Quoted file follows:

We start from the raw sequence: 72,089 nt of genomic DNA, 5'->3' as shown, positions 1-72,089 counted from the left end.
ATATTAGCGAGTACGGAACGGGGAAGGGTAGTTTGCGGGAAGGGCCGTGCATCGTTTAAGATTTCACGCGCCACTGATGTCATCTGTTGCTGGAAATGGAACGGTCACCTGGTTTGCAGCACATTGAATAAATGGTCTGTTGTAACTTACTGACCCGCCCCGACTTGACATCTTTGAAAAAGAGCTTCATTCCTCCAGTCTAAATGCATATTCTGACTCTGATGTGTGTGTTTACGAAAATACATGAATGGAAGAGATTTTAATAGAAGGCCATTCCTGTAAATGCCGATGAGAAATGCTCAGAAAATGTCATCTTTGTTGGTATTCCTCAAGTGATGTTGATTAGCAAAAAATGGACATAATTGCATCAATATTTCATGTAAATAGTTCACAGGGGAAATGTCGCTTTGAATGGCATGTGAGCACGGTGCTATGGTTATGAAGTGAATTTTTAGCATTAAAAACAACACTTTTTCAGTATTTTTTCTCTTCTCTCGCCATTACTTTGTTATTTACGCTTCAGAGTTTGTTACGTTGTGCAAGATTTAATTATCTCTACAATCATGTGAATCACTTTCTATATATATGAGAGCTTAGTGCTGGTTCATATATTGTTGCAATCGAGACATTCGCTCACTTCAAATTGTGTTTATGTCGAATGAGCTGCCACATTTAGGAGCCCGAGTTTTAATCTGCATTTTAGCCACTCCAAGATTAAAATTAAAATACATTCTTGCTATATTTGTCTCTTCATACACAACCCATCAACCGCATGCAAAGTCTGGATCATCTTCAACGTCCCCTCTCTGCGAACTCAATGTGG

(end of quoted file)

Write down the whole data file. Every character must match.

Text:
We start from the raw sequence: 72,089 nt of genomic DNA, 5'->3' as shown, positions 1-72,089 counted from the left end.
ATATTAGCGAGTACGGAACGGGGAAGGGTAGTTTGCGGGAAGGGCCGTGCATCGTTTAAGATTTCACGCGCCACTGATGTCATCTGTTGCTGGAAATGGAACGGTCACCTGGTTTGCAGCACATTGAATAAATGGTCTGTTGTAACTTACTGACCCGCCCCGACTTGACATCTTTGAAAAAGAGCTTCATTCCTCCAGTCTAAATGCATATTCTGACTCTGATGTGTGTGTTTACGAAAATACATGAATGGAAGAGATTTTAATAGAAGGCCATTCCTGTAAATGCCGATGAGAAATGCTCAGAAAATGTCATCTTTGTTGGTATTCCTCAAGTGATGTTGATTAGCAAAAAATGGACATAATTGCATCAATATTTCATGTAAATAGTTCACAGGGGAAATGTCGCTTTGAATGGCATGTGAGCACGGTGCTATGGTTATGAAGTGAATTTTTAGCATTAAAAACAACACTTTTTCAGTATTTTTTCTCTTCTCTCGCCATTACTTTGTTATTTACGCTTCAGAGTTTGTTACGTTGTGCAAGATTTAATTATCTCTACAATCATGTGAATCACTTTCTATATATATGAGAGCTTAGTGCTGGTTCATATATTGTTGCAATCGAGACATTCGCTCACTTCAAATTGTGTTTATGTCGAATGAGCTGCCACATTTAGGAGCCCGAGTTTTAATCTGCATTTTAGCCACTCCAAGATTAAAATTAAAATACATTCTTGCTATATTTGTCTCTTCATACACAACCCATCAACCGCATGCAAAGTCTGGATCATCTTCAACGTCCCCTCTCTGCGAACTCAATGTGG